Homily by Fr. John Jirak on Holy Thursday 2017 given at Blessed Sacrament Parish
He begins by reflecting on the Second Reading from 1 Corinthians 11:23-26:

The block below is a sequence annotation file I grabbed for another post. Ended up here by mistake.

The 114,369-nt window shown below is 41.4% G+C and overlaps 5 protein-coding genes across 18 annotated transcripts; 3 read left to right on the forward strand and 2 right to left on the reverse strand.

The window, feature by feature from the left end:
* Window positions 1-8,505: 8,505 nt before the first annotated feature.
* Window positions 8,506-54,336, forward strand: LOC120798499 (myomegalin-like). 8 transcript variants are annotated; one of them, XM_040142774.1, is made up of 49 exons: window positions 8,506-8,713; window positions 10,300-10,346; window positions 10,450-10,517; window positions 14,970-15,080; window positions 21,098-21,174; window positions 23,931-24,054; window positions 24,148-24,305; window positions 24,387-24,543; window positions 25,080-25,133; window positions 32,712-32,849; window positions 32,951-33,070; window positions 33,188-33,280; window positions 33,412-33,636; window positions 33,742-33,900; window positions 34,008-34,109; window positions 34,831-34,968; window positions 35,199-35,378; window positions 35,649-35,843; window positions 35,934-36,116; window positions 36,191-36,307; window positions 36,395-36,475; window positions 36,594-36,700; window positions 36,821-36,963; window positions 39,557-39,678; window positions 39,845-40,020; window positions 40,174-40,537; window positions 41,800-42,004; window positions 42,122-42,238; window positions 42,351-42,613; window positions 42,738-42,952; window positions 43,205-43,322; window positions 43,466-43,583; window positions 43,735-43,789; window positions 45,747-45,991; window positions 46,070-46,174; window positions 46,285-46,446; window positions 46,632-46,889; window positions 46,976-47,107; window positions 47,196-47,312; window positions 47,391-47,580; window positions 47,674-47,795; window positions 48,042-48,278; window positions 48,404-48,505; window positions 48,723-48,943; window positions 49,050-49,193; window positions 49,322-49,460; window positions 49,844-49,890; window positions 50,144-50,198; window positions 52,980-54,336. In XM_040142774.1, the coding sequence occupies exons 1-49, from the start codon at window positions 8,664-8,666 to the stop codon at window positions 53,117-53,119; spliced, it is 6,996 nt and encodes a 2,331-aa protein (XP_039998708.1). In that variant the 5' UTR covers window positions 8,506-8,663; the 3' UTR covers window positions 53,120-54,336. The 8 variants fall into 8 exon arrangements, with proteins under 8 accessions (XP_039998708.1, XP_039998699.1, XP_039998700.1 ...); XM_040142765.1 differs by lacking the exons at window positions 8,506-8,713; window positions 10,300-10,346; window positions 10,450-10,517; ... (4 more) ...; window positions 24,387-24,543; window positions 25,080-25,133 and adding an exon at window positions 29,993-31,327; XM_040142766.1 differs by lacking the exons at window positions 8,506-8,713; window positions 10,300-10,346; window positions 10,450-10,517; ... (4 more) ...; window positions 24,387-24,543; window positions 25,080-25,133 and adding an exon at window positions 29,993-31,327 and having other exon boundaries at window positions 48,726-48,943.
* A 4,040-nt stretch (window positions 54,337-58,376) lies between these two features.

In my mind [this] is the most important passage in the entirety of the Scriptures. It’s the earliest description of the Mass around the year 50 AD, even before the Gospels. And we know that this was happening before the year 50, because St. Paul says, “I hand on what I first received.” So, he’s handing on to them, right, what he’s already received. And this passage makes it clear that … He’s not [merely] describing what’s happens there at Mass when he took bread said the blessing and gave thanks and said, “this is my Body that is for you, do this in remembrance of me.” This is really in the form of a ritual that is to be done and celebrated from the beginning. And so, the Mass being celebrated is the institution of the Mas s. The gift of the Mass is beginning tonight. And so, that’s why it’s such a precious night. The Mass is the source and summit of our Faith. So, let’s talk a little bit about what this means. What’s going on here? Well, St. Paul says that the Lord then took the cup. He said, “this is the cup of the new covenant in my blood.” The new covenant in my blood.